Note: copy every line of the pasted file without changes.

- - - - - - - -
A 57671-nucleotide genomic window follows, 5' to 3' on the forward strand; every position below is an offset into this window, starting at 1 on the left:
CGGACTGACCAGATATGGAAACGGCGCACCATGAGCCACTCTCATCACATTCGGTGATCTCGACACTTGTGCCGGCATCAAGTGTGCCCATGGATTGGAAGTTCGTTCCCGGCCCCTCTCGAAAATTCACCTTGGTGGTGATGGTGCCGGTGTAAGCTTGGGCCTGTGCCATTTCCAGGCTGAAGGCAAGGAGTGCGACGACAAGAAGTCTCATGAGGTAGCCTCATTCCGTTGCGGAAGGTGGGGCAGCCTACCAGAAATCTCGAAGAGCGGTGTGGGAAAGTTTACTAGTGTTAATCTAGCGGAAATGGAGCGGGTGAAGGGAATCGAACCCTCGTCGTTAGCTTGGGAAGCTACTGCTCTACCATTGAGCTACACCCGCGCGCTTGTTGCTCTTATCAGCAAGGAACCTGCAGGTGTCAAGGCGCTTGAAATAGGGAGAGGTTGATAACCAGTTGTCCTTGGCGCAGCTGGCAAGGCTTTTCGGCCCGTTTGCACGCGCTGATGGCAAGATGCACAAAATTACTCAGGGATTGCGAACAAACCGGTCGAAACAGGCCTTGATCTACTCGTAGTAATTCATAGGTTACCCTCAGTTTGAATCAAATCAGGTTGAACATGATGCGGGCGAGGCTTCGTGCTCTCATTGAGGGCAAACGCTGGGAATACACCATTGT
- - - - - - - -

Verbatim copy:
A 57671-nucleotide genomic window follows, 5' to 3' on the forward strand; every position below is an offset into this window, starting at 1 on the left:
CGGACTGACCAGATATGGAAACGGCGCACCATGAGCCACTCTCATCACATTCGGTGATCTCGACACTTGTGCCGGCATCAAGTGTGCCCATGGATTGGAAGTTCGTTCCCGGCCCCTCTCGAAAATTCACCTTGGTGGTGATGGTGCCGGTGTAAGCTTGGGCCTGTGCCATTTCCAGGCTGAAGGCAAGGAGTGCGACGACAAGAAGTCTCATGAGGTAGCCTCATTCCGTTGCGGAAGGTGGGGCAGCCTACCAGAAATCTCGAAGAGCGGTGTGGGAAAGTTTACTAGTGTTAATCTAGCGGAAATGGAGCGGGTGAAGGGAATCGAACCCTCGTCGTTAGCTTGGGAAGCTACTGCTCTACCATTGAGCTACACCCGCGCGCTTGTTGCTCTTATCAGCAAGGAACCTGCAGGTGTCAAGGCGCTTGAAATAGGGAGAGGTTGATAACCAGTTGTCCTTGGCGCAGCTGGCAAGGCTTTTCGGCCCGTTTGCACGCGCTGATGGCAAGATGCACAAAATTACTCAGGGATTGCGAACAAACCGGTCGAAACAGGCCTTGATCTACTCGTAGTAATTCATAGGTTACCCTCAGTTTGAATCAAATCAGGTTGAACATGATGCGGGCGAGGCTTCGTGCTCTCATTGAGGGCAAACGCTGGGAATACACCATTGT